How To Check For Heart Disease
Learn how to check for heart disease to see if it is something you should be concerned about. Heart disease affects millions of people. Heart disease affects both men and women alike. There has been an increase in heart disease in women, especially, over the years, showing that 37% of deaths in women each year is related to heart disease, according to the American Heart Association.
There are certain risk factors that can increase your chance for heart disease. Some risk factors can be changed while others cannot. Risk factors that cannot be changed are age, sex, (men tend to develop heart disease more than women), race ( African-Americans have a greater chance of developing heart disease), and heredity. There are ways to check for heart disease and if you will have a greater chance of developing heart disease.
- Transesophageal echocardiography A transesohageal echocardiography can help detect problems with the not only the structure of the heart and vessels, but the vessels. This test uses sound waves along with a transducer which is placed on the outside of the chest.
- TTE transducer A TTE transducer sends sound waves into the body. It is placed on the chest, outside of the body. However, because it is used outside the body, the sound waves may not always have a clear path to the heart and blood vessels. Examples of a poor pathway would be with obesity or scarring from a previous heart surgery. A collapsed lung could also detract from a clear pathway. These problems can detract from getting accurate readings.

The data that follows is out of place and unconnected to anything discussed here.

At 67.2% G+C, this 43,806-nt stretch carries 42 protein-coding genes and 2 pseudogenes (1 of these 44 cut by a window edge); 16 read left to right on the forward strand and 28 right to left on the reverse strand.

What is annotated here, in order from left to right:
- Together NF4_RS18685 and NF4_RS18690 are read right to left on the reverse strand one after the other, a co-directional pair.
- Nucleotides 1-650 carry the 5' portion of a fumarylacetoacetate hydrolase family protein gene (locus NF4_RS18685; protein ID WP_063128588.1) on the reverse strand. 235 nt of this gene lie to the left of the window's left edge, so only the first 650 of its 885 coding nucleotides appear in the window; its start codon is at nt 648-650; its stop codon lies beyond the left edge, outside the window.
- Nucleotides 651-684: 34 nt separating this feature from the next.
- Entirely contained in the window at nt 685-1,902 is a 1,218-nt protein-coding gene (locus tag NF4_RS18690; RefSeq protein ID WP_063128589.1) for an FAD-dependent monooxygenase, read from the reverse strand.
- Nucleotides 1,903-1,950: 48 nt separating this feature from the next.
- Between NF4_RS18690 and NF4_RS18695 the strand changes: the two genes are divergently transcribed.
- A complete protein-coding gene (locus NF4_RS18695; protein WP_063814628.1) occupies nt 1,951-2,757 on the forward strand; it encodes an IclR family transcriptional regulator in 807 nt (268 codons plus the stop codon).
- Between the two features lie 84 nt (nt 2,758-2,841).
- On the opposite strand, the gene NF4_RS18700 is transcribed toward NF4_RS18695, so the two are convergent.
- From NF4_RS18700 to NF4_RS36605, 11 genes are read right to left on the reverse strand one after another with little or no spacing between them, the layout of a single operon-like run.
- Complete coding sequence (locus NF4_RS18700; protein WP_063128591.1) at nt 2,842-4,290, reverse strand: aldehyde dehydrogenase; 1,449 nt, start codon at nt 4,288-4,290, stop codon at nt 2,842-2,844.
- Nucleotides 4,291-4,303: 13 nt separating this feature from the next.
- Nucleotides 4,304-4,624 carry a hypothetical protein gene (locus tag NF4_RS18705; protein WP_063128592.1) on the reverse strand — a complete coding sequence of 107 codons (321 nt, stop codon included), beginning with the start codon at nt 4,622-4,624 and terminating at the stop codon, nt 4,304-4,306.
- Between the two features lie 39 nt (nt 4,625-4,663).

- A CRP blood test, or C-Reactive Protein Test This bood test may help to detect inflammation caused my the laying down of arteriosclerotic, and cholesterol-containing plaques in the blood vessel of the heart. The CRP blood test can help to find inflammation among the blood vessels which can cause plaque to build as well as prevent free-flowing movement of the cells through the vessels. Markers of inflammation can indicate risks for heart attacks. Reports indicate that in the upper third of CRP blood levels have almost double the risk of a heart attack as compared to those in the lower one-third of blood levels. A high CRP is confirmed as above 3 milligrams per liter of blood.
Taking the time to check for heart disease is an important part of keeping your heart healthy. Talk to your doctor to see if he recommends one of these tests to see if you are at risk for heart disease.